Wisconsin: An Investor-Owned State

(Cartoon by Udo J. Keppler (a.k.a. Joseph Keppler, Jr.; 1872-1956), cartoonist [Public domain], via Wikimedia Commons. “Wall Street bubbles – Always the same.” American financier J. P. Morgan is depicted as a bull, blowing soap bubbles for eager investors. (See Bull market.) Several of the bubbles are labeled, “Inflated values.” Seen behind Morgan is a stock ticker, a machine which provided current information on stock prices. Cartoon brightened and cropped from LOC scanned image.”)

By John Kaufman

The selling of Wisconsin to private enterprise continues apace with this week’s news that Republicans on the Joint Finance Committee (which had just done something right by dropping Gov. Walker’s requests to vaporize the influence of the Natural Resources and Agriculture Boards and not allowing the UW System to avoid open records law pertaining to research) voted to cease funding the Citizens Utility Board and other groups currently opposing utility malfeasance.

CUB’s Executive Director, Kira Loehr, told the Journal Sentinel that the cutting of the state grant could well mean shutting down the utility consumer watchdog. Do you suppose that doing away with CUB and funding for other opponents of utility greed is the intent of the Republicans? Perish the thought! Our legislators are merely trying to save utility ratepayers a little cash and boost the fortunes of investor-owned utilities and the investors who like to own the profits sent their way. It’s a win-win, at least for the utilities, for whom Wisconsin and the mainstream media now seem to exist to serve.

Why might our intrepid state legislators/corporate toadies be feeling antagonistic towards CUB? Perhaps because–this is a wild guess– CUB is not pleased with WE Energies’ monopoly plan to become an even bigger monopoly. What follows is from Journal Sentinel reporting: 

In its final filing in the[Integrys merger] case, CUB said the utility’s “outsized influence, hubris, and preference for protecting shareholders at the expense of customers is evident on every page (of the company’s filing), particularly when it expresses gall at customers’ attempts to secure actual, quantifiable benefits and meaningful protections from the transaction.”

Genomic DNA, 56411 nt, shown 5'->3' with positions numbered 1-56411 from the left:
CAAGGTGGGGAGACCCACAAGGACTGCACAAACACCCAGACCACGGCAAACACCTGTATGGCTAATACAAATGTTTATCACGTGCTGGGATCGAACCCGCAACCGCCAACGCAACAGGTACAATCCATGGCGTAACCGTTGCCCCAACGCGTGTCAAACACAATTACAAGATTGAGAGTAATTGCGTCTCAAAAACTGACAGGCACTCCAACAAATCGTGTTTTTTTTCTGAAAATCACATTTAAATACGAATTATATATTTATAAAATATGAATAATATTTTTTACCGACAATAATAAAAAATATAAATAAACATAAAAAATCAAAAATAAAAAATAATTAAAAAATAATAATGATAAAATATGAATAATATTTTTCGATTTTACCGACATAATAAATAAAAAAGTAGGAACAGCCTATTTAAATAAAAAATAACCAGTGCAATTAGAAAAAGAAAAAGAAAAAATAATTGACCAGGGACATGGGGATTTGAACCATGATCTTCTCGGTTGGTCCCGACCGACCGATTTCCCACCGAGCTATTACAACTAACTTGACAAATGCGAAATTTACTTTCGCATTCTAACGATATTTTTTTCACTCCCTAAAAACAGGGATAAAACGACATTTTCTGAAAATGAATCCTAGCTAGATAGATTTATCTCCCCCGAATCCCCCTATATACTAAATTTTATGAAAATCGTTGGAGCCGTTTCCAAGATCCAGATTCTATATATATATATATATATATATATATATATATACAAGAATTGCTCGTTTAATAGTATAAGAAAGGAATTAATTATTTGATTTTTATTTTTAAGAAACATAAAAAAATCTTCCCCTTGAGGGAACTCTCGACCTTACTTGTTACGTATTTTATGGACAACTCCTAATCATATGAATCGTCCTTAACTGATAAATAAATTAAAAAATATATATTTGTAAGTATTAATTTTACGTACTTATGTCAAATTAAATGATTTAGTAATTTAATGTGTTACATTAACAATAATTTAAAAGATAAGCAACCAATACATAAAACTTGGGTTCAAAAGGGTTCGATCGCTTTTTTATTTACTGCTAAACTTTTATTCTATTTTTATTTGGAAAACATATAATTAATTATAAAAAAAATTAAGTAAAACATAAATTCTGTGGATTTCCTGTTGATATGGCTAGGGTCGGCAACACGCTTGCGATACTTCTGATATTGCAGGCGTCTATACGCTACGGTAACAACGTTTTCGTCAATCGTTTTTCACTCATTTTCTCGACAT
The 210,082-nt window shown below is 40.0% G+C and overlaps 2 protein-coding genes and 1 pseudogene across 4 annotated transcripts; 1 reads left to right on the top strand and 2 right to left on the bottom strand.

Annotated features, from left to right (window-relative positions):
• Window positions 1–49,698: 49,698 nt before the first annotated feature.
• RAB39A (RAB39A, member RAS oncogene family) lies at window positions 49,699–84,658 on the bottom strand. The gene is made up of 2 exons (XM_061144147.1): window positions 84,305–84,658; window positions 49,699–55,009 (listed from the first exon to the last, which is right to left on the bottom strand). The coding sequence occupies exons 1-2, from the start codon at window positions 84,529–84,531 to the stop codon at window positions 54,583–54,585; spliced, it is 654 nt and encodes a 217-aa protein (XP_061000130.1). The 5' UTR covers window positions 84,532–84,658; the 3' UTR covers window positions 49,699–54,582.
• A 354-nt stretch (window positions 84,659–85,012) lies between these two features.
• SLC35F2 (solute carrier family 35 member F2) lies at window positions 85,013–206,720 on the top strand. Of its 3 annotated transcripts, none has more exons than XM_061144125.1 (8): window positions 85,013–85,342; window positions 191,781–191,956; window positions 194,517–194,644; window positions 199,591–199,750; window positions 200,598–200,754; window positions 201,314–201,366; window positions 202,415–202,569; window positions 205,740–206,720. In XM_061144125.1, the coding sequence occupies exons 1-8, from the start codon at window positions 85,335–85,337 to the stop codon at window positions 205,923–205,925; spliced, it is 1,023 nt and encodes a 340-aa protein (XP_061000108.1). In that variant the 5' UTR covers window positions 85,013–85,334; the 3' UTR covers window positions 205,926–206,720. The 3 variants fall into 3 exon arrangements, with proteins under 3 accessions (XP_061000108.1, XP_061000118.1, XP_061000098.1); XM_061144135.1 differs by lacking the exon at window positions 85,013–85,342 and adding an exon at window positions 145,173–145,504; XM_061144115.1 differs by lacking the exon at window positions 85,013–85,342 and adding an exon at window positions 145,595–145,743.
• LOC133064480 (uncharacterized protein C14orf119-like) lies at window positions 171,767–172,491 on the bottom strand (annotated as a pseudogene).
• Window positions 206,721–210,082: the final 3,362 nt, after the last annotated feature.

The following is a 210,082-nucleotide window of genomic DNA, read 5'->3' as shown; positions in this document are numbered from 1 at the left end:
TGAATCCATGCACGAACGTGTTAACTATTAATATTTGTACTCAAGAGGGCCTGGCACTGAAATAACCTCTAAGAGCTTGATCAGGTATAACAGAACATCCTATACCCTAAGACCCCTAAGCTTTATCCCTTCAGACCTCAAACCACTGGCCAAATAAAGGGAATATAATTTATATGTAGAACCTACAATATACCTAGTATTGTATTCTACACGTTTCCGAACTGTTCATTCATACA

Imagine the hubris and gall of CUB to accuse WE Energies of hubris and gall! What’s even more egregious is the scandalous behavior of critics of the mighty monopoly who have, says the mighty monopoly,  “professed desire to gain something more by taking from investors and giving to consumers.”   Words cannot express the depth of the depravity involved in taking from investors to give to consumers. It’s nearly some kind of socialistic redistribution.

Surely punishing CUB for trying to protect consumers is another brilliant conservative idea that needs some second thought. For under the old progressive dispensation (the last hundred years or so) Wisconsin government understood that corporate monopolies have a tendency to take advantage of their power and wealth and it was one of the jobs of state government to, you know, help prevent that sort of thing– checks and balances, etc. Now we’ve got a bunch of big and bold political reformers for whom checking and balancing is more about increasing corporate/investor bank accounts than holding corporations accountable.

Adding insult to injustice, Joint Finance Republicans also ruled that the PSC,  already controlled by anti-science, pro-monopoly Walker appointees, is now able to consider any study on the effects of wind turbine siting on human health, rather than just the credible, peer-reviewed studies. If you are a hater of wind turbines and your blog says any turbine in Wisconsin is bound to bother or harm someone, the PSC can now point to your blog/study and say, “Look, wind power is bad for people. We need more coal.” And the utilities can say, “Look, wind is bad for health and too expensive. We need more coal.” And investors can say, “Look, wind and solar is bad for health and profit. We need more coal.”

Maybe  the poor utility investors need their own advocacy group. Wait. They already have one! And its former Executive Director is now working for the PSC. 

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